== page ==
Big Eyes Review
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Director Tim Burton is known for directing films that are out of the ordinary—the darker and more bizarre, the better—and that makes him a strange choice to helm Big Eyes, the biography of a ‘60s pop culture icon. But Burton’s eccentric sensibilities give the film its artistic appeal.

This colorful bio stars Amy Adams as Margaret Keane, whose iconic paintings of big-eyed children became wildly popular in the early ‘60s. Despite the overwhelming success of her artwork, however, Margaret remained out of the spotlight while her wheeling, dealing, smooth-talking husband, Walter (Christoph Waltz), marketed and promoted the paintings as his own. And as Walter took all the credit, schmoozing with celebrities and politicians, Margaret struggled to stand up for herself—to tell the truth about her work and receive the acclaim that she deserved.

I’ll be honest here: while I enjoy learning about real people and their true stories, I frequently find biopics lacking. They tend to be a little too long and a little too dry, often focusing more on creating the kind of forced drama that could attract award season recognition than on the parts of the story that are actually interesting. But Tim Burton has always been a free spirit—and that’s what makes Big Eyes more entertaining than the average biopic.

For the most part, though, Burton plays it surprisingly straight, telling Margaret’s story without wandering off into a lot of bizarre flashbacks or wacky dream sequences. This isn’t a wild and quirky tale; in fact, it’s quite laid-back. But Burton still gives the film his own artistic touches, from its eccentric period details to its vibrant, sometimes oversaturated, color palette. It’s a visually interesting film—often bold and whimsical, as a film about a popular artist of the ‘60s should be.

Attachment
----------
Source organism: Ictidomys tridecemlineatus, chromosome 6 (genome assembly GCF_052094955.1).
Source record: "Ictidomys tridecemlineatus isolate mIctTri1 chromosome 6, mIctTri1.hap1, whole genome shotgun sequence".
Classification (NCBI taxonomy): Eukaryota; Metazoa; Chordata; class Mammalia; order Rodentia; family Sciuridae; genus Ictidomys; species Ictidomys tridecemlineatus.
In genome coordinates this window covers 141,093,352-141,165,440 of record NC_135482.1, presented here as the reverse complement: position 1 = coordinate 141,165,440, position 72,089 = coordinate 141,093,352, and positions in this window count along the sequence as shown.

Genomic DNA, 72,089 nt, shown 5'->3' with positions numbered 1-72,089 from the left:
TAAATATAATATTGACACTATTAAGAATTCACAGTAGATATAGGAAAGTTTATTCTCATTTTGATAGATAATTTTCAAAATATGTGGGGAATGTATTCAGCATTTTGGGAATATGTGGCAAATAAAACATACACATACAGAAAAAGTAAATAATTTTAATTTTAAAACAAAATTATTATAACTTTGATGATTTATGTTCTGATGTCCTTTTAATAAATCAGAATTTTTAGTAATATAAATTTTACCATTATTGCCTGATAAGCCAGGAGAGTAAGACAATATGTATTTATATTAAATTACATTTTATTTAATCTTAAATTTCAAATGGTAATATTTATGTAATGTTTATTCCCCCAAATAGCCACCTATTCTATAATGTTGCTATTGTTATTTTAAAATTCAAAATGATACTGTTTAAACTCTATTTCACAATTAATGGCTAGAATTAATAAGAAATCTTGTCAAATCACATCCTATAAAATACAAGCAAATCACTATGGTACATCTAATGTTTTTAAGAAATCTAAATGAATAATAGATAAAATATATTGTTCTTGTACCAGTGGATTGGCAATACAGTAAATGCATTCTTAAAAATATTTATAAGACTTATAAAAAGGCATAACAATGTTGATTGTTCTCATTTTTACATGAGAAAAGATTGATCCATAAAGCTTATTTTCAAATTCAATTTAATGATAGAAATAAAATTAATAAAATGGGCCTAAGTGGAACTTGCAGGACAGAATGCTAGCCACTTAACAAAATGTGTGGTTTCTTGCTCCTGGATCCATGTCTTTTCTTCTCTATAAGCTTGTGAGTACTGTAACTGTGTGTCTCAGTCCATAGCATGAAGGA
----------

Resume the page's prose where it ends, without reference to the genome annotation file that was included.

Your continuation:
Adams also seems surprisingly low-key for the lead character in a Tim Burton film. Apart from her retro style, there’s nothing particularly eccentric about her. She’s simply a devoted wife and mother who loves to paint. But Adams does an excellent job with the character’s transformation, gradually growing from a timid single mom with no self-confidence into a talented artist with her own quiet strength.

It’s Waltz, then, who really brings Burton’s signature wackiness to the film. He’s absolutely, flamboyantly over-the-top as the incurable schmoozer whose desperation leads to deception—which, in turn, makes him increasingly obsessive. Waltz is perfect for the role—able to portray the character’s false charm in a way that’s both unsettling and hilarious. And just as Walter took credit for Margaret’s work, Christoph often steals the spotlight away from Amy’s starring role.

Big Eyes definitely isn’t the same old biopic—and it isn’t the kind of movie that audiences expect from Tim Burton. The director’s fans might be disappointed in its generally low-key style, but it’s still a fascinating story made all the more interesting by a few of Burton’s creative touches.

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